By Stefan J. Bos, Chief International Correspondent BosNewsLife
TEHRAN, IRAN (BosNewsLife)-- Iran's notorious Ministry of Intelligence and Security (MOIS) has launched a new crackdown against the country's largest network of house churches in "apparent retaliation" for Western outrage over the death sentence passed on to a pastor, according to well-informed Christians.
Wednesday's reported intelligence pressure came while 34-year-0ld Pastor Youcef Nadarkhani, of the Church of Iran network, was still awaiting the legal opinion of Iran's supreme leader Ayatollah Khameini on whether he can be executed for "apostasy", or abandoning Islam, although a court already sentenced him to death, BosNewsLife learned.
A fellow house church pastor, Benham Irani, had his five year prison sentence for "crimes against national security" confirmed Tuesday, October 18, said Jason DeMars of advocacy group Present Truth Ministries (PTM) which assists the church.
The pastor from Karaj, 20 kilometers west of capital Tehran, "is now to remain in prison until the end of 2016," DeMars told BosNewsLife. He was originally sentenced to one year imprisonment for "security crimes" that fellow believers have linked to his church activities.
FIVE YEARS IMPRISONMENT
However "Now, they have informed him that he is to serve the five years from [a previous] conviction of 2007" on similar charges "that he so far did not serve", he added.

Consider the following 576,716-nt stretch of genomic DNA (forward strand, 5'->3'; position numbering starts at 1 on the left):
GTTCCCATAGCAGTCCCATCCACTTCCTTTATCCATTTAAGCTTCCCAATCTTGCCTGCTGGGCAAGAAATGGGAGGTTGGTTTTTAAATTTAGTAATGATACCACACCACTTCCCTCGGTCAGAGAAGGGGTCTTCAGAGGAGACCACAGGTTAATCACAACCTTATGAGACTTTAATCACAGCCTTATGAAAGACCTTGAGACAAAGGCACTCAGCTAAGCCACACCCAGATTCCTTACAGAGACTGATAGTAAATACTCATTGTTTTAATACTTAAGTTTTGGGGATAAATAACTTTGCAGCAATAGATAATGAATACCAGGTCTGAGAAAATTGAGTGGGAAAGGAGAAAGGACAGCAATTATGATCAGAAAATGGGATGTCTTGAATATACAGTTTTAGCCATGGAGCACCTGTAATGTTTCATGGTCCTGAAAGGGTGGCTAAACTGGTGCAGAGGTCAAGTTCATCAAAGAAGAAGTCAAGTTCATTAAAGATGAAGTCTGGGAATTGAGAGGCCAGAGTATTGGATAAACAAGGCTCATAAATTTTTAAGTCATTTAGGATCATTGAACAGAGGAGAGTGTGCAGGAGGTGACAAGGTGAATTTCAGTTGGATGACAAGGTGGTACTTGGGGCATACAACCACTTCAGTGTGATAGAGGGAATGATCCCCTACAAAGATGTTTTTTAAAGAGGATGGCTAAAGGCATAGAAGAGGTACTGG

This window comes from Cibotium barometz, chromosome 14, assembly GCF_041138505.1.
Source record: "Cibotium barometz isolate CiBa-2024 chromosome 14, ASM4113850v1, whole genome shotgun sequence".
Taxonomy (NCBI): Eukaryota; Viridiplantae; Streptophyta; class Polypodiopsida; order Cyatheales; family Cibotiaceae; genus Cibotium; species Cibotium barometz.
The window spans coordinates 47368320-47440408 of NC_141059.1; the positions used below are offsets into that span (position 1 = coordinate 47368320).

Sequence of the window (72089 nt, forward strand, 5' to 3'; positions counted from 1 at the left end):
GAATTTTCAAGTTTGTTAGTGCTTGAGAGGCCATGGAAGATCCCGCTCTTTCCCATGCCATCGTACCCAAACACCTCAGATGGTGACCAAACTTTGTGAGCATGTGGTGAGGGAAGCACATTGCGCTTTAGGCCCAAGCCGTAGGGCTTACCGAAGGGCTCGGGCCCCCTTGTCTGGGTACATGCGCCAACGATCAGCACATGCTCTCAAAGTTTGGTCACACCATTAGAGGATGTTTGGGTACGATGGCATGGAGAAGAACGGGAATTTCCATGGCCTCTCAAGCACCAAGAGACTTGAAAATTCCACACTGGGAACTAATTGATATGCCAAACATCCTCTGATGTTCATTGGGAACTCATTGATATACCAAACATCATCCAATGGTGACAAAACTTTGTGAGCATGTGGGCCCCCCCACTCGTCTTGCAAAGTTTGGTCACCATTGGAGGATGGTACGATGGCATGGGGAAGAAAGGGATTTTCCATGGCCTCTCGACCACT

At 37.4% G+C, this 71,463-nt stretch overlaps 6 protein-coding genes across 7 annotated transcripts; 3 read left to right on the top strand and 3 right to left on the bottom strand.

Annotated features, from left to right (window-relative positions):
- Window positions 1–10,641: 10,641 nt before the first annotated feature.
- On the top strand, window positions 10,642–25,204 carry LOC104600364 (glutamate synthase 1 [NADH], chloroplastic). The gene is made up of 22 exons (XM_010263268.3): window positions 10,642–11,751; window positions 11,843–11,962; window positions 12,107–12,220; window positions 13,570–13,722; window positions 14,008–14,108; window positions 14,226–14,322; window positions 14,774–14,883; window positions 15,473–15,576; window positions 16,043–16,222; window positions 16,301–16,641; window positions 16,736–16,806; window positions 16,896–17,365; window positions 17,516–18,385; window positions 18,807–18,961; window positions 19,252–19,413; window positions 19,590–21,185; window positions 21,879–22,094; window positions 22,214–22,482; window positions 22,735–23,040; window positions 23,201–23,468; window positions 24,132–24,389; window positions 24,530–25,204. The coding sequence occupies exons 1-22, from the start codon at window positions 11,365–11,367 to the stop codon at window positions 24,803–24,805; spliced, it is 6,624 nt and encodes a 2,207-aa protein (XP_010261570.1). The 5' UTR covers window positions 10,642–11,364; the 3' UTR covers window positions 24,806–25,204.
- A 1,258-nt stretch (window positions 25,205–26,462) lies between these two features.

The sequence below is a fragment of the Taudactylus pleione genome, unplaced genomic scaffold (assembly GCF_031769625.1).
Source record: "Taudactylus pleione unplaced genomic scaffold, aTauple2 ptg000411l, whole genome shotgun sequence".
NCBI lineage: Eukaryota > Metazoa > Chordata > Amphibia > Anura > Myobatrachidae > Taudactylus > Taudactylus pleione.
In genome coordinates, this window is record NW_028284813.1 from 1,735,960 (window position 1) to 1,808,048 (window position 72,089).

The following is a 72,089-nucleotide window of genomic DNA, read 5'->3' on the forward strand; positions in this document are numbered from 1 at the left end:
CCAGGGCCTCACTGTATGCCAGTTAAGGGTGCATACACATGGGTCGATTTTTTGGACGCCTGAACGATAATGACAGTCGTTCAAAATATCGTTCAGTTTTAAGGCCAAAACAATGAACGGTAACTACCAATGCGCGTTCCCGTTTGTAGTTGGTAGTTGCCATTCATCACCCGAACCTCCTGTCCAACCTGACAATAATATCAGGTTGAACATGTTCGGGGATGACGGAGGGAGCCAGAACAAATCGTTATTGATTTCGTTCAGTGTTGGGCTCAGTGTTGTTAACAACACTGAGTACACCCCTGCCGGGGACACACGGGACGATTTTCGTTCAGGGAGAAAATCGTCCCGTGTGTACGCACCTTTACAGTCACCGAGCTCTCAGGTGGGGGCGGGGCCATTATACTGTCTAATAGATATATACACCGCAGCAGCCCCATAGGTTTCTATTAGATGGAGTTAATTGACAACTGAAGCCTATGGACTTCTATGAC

In reality "the 'crime' he has committed is being a pastor of a network of Christian house churches," argued DeMars.
The MIOS, viewed as the Middle East's most extensive intelligence operation, has also been linked to detentions and threats against other pastors and believers.
"In [the city of] Rasht five Christians are in the process of going through pre-trial investigations for 'crimes against the order'. They were told that their investigation was delayed because of the length of the trial for brother Youcef," DeMars explained.
Additionally, two pastors from Tehran who reportedly fled the country have also been threatened. The mother of one of them, Mehdi Karbalaee, allegedly received a call from MOIS agents telling her: "Mehdi is performing activities against the government on Facebook and is evangelizing on Facebook as well. From now on he is a fugitive. Before we were very kind to you, but now it's over, we're going to show you."
VERDICT IN ABSENCE
DeMars said, "They also informed her that his trial was held in his absence and the verdict will be delivered to her soon."
He called the crackdown "the fruits of the sermons preached by the Ayatollah’s demanding that the government do more to stop the growth of Christianity" in the strict Islamic nation.
There may be at least as many as 100,000 devoted Christians in Iran, church groups say, many of them former Muslim.
Iran's government has repeatedly denied wrongdoing saying it defends Islamic values of the nation.